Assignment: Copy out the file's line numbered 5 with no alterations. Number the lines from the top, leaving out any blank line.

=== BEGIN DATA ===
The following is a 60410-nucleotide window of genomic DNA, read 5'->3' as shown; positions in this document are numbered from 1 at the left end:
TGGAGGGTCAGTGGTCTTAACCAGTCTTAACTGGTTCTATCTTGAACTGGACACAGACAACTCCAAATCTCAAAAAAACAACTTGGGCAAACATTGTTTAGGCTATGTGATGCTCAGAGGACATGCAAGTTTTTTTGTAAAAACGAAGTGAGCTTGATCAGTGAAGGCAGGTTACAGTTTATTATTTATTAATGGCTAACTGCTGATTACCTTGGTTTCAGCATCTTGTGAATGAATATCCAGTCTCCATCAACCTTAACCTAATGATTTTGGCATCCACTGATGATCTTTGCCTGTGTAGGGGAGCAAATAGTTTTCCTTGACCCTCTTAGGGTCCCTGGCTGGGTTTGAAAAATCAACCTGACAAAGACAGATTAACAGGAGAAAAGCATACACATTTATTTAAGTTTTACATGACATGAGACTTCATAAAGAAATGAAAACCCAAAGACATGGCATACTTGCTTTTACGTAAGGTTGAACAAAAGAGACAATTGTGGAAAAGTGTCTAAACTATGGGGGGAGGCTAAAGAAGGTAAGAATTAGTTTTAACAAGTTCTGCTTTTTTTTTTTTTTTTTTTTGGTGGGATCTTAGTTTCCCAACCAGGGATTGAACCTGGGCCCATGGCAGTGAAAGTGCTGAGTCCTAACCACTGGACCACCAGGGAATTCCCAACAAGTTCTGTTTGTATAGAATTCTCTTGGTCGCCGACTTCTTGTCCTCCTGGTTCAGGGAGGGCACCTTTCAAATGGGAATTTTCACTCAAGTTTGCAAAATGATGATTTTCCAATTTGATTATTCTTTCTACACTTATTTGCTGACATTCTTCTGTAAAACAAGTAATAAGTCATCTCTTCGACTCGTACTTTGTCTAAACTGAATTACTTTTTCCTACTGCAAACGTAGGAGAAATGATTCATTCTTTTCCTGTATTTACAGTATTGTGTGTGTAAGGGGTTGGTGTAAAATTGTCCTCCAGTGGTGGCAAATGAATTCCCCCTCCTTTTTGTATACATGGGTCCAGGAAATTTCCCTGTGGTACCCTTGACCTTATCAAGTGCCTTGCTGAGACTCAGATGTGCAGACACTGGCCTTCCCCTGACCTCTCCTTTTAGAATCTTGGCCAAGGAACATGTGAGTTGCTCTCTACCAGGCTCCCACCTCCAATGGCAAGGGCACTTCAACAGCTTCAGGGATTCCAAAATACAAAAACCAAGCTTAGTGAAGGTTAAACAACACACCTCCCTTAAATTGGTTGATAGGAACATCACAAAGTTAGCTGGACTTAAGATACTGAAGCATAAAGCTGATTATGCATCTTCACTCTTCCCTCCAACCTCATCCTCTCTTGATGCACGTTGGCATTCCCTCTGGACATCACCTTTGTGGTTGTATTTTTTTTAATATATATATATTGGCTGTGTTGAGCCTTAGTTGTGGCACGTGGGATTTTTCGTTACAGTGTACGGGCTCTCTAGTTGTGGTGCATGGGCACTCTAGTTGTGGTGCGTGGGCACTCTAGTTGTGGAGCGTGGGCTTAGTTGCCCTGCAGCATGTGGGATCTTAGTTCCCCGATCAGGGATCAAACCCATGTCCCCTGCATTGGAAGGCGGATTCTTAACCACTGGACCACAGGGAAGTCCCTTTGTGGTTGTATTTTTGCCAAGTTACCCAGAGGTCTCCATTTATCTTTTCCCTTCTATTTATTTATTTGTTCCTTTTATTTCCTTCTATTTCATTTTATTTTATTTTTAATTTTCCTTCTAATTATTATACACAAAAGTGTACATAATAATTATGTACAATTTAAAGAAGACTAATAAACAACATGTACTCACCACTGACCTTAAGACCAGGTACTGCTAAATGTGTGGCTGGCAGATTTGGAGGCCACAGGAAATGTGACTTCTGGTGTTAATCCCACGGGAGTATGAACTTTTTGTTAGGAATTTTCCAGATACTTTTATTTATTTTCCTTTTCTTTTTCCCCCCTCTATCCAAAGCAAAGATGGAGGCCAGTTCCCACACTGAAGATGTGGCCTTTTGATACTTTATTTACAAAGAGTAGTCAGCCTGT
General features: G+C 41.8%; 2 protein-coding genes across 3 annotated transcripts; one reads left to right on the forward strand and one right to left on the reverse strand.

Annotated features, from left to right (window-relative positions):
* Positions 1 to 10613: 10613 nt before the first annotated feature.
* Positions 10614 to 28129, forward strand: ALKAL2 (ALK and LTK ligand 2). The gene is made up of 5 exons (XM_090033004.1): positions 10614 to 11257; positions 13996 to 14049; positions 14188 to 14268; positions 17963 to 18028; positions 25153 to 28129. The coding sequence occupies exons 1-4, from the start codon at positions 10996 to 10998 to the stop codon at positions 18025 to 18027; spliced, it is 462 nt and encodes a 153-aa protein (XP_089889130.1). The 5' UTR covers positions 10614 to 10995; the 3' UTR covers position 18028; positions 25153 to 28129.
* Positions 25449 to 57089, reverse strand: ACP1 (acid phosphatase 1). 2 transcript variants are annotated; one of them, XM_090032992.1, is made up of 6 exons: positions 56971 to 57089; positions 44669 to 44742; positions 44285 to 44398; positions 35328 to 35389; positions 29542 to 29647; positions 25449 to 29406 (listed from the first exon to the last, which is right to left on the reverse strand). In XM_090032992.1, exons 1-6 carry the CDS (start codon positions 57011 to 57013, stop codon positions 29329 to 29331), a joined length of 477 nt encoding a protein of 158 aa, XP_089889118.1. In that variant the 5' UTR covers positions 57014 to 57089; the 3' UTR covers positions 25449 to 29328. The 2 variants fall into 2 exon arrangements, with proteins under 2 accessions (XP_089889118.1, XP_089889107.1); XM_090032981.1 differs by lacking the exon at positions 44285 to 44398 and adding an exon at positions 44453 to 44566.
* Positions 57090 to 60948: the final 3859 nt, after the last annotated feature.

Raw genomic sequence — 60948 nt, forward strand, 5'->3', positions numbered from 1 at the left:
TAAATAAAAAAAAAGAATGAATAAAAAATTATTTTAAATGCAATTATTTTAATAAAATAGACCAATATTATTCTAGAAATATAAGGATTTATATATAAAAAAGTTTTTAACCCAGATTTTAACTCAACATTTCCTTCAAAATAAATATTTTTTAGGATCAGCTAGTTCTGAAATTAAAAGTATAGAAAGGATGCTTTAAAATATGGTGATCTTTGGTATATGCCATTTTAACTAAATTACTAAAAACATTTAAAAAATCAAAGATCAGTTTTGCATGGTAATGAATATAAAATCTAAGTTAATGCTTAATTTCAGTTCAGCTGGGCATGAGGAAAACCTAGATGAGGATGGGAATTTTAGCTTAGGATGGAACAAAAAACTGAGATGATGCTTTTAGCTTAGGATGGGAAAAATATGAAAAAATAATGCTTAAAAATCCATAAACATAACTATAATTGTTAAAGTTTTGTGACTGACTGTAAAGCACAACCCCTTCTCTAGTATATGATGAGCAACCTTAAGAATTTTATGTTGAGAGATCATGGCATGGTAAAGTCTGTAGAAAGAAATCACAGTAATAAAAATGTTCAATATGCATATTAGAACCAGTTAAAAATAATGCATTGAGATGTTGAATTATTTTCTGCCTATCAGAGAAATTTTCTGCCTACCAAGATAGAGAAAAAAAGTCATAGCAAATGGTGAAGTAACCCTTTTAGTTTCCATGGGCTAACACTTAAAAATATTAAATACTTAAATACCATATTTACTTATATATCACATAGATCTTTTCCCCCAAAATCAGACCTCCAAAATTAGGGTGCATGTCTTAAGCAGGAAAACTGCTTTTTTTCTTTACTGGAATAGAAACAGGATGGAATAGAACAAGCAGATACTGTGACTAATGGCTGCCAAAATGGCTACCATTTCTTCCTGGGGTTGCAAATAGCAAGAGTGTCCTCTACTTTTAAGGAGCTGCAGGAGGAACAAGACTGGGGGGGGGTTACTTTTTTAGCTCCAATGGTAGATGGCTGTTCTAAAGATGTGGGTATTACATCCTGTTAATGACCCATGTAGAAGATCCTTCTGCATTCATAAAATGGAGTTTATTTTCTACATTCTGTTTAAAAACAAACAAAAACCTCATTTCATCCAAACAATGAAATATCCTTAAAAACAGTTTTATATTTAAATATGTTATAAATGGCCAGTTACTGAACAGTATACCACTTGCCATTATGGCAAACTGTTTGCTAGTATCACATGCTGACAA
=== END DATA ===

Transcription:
* Positions 1 to 10613: 10613 nt before the first annotated feature.